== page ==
Recreating “Water Cooler” Conversations in the #Virtual and #Hybrid Work World

Water dispenser in the room, front view

This is an excerpt from my new book The New Workforce: Productivity Through Virtual and Hybrid Teams. For additional ways of getting teams to higher performance in an online world purchase book here and please write a review:

When we worked in-person, the problem of the day was the main topic of conversation. As soon as we landed at the office, someone would ask, “Did you hear about the ERP system?” An emergency meeting invite regarding an angry large customer would appear as soon as we turned on our computers. As we poured our first cups of coffee, team members were huddled together in the cafeteria excitedly talking about the production line that went down.

The office setting provided many forums where team members could share what they knew about the challenge and explore together how it happened. Perhaps most telling, the gaggle of employees in the cafeteria was essentially an informal problem-solving session helping make sense of the current challenges. This was happening at the same time leaders were dropping into each other’s offices to carry out similar debriefs.

After going virtual, the first thing I noticed at our initial online meeting was that team members were no longer benefiting from those hallway and cafeteria conversations. This wasn’t surprising since the hallways and cafeterias were closed. Because the employees were working from home, they no longer had those important informal chats. Virtual employees were now making sense of the problem for the first time when I convened them for an initial meeting. …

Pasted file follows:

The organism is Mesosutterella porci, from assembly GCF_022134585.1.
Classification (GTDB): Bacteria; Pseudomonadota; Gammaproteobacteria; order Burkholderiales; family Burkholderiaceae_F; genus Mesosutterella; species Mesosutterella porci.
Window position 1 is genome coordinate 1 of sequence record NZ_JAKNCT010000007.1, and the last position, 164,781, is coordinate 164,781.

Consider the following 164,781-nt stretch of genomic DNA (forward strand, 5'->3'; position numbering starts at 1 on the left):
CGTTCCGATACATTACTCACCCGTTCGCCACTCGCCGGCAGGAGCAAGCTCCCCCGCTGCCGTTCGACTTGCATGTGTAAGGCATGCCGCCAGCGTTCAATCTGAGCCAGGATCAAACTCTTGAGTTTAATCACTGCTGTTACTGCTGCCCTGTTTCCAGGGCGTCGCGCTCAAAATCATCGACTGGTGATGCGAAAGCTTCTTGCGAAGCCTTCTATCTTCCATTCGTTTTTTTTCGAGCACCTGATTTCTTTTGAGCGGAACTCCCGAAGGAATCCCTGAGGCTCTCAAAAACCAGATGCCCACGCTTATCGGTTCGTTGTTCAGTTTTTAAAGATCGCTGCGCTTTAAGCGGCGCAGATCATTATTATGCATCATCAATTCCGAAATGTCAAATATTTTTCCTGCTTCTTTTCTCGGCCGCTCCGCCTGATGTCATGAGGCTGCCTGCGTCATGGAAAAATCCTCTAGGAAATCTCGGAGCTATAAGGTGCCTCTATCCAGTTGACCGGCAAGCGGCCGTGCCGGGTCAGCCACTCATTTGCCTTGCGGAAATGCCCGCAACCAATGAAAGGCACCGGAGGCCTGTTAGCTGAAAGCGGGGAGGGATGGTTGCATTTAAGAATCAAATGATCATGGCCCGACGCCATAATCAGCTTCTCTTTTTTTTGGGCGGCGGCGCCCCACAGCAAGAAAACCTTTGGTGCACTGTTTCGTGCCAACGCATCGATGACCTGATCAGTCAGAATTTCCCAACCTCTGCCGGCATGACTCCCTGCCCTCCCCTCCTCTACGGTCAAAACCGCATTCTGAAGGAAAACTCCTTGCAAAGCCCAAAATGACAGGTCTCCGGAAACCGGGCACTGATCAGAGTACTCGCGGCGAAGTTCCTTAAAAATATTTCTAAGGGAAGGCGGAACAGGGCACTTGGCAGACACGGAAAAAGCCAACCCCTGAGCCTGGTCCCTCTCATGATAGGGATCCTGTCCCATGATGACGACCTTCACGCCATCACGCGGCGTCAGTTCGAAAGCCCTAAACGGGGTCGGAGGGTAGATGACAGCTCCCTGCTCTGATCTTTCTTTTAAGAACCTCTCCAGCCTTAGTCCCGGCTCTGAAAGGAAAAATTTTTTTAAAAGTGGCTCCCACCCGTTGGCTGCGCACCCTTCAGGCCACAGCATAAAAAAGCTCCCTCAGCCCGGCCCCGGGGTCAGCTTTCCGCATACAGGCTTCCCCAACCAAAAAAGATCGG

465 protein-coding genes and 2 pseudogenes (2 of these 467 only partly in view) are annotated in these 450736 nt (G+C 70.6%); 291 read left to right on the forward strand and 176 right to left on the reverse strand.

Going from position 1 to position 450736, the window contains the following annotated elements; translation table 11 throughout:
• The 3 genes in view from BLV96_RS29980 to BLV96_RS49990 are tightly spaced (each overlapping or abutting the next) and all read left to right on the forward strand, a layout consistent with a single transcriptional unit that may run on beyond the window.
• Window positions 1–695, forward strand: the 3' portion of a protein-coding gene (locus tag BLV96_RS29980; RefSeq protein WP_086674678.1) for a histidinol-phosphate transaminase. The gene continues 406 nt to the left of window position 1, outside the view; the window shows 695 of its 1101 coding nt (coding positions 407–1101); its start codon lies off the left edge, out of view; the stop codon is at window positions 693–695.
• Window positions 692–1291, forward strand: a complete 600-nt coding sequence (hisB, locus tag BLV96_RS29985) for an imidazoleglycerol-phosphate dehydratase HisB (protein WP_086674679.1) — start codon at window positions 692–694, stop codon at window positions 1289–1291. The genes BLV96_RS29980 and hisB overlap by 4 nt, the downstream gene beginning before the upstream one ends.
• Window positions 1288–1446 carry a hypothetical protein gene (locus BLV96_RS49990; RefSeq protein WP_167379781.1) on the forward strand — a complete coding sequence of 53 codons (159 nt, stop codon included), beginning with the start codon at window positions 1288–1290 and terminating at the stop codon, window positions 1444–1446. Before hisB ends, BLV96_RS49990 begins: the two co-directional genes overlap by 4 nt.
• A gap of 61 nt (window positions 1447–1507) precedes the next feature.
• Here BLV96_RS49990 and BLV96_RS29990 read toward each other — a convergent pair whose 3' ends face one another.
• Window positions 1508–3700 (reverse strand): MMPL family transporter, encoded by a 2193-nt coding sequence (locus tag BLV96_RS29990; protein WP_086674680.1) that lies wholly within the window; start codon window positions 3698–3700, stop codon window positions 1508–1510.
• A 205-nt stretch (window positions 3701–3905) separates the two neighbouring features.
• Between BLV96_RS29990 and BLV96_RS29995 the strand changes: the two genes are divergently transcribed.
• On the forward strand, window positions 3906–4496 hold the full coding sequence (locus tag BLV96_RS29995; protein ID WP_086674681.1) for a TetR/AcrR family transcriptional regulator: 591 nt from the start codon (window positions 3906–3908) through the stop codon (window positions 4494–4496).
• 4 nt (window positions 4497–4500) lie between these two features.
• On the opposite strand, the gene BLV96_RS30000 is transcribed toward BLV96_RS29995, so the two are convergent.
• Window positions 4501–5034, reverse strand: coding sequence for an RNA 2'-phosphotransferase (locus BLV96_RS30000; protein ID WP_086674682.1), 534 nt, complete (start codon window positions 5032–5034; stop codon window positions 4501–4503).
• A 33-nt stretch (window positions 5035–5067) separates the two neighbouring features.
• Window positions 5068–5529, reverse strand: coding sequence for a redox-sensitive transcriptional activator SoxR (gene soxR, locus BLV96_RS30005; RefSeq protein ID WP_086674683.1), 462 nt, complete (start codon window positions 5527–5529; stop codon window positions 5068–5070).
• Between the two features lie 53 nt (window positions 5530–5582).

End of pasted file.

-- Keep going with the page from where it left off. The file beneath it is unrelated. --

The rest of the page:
I realized that I needed to re-create these pregame informal discussions in a virtual setting where teams hashed through the nature of the problem ahead of time. …  The first thing I do is jump onto one-on-one virtual calls with team members to get these conversations going. … I ask them a few pointed questions and make a number of suggestions:

  • I ask what the problem is and if they know its root cause. I also ask how they know this is the source of the problem.
  • I encourage them to initiate additional virtual live conversations with their peers.
  • I point out that exchanging ideas about the problem on collaboration software like Microsoft Teams or Slack builds understanding.
  • I suggest shooting off a few emails if they don’t have time for live conversations.

These methods spur teams into productive action in our online world…

This blog does not reflect the views of my employer


Published by Kevin Anderson, Dr. Organizational Design (OD)

Kevin Anderson is a leading expert in organizational design and performance, leadership, large scale change projects, business process engineering and talent and culture initiatives. Kevin has over twenty five years of experience in designing and delivering high impact, global organizational solutions. He is a Senior Organizational Development Consultant at Cargill where he leads efforts around team effectiveness, organizational design, culture and change management. Kevin diagnoses, proposes and delivers solutions in the Talent Performance domain. He has also created and rolled out Leadership Development and Organizational Development for the City of Minneapolis. Before that Kevin successfully worked with Accelare consulting health care, retail and university clients to create actionable strategic plans. In addition, he has served as an organizational development leader at Thomson Reuters working with legal, financial and scientific products. Kevin has a Doctorate in Organizational Leadership, Policy and Development and a Masters of Arts in Public Policy and Management from the University of Minnesota. His Bachelors Degree in Speech Communications and Political Science is from Macalester College.

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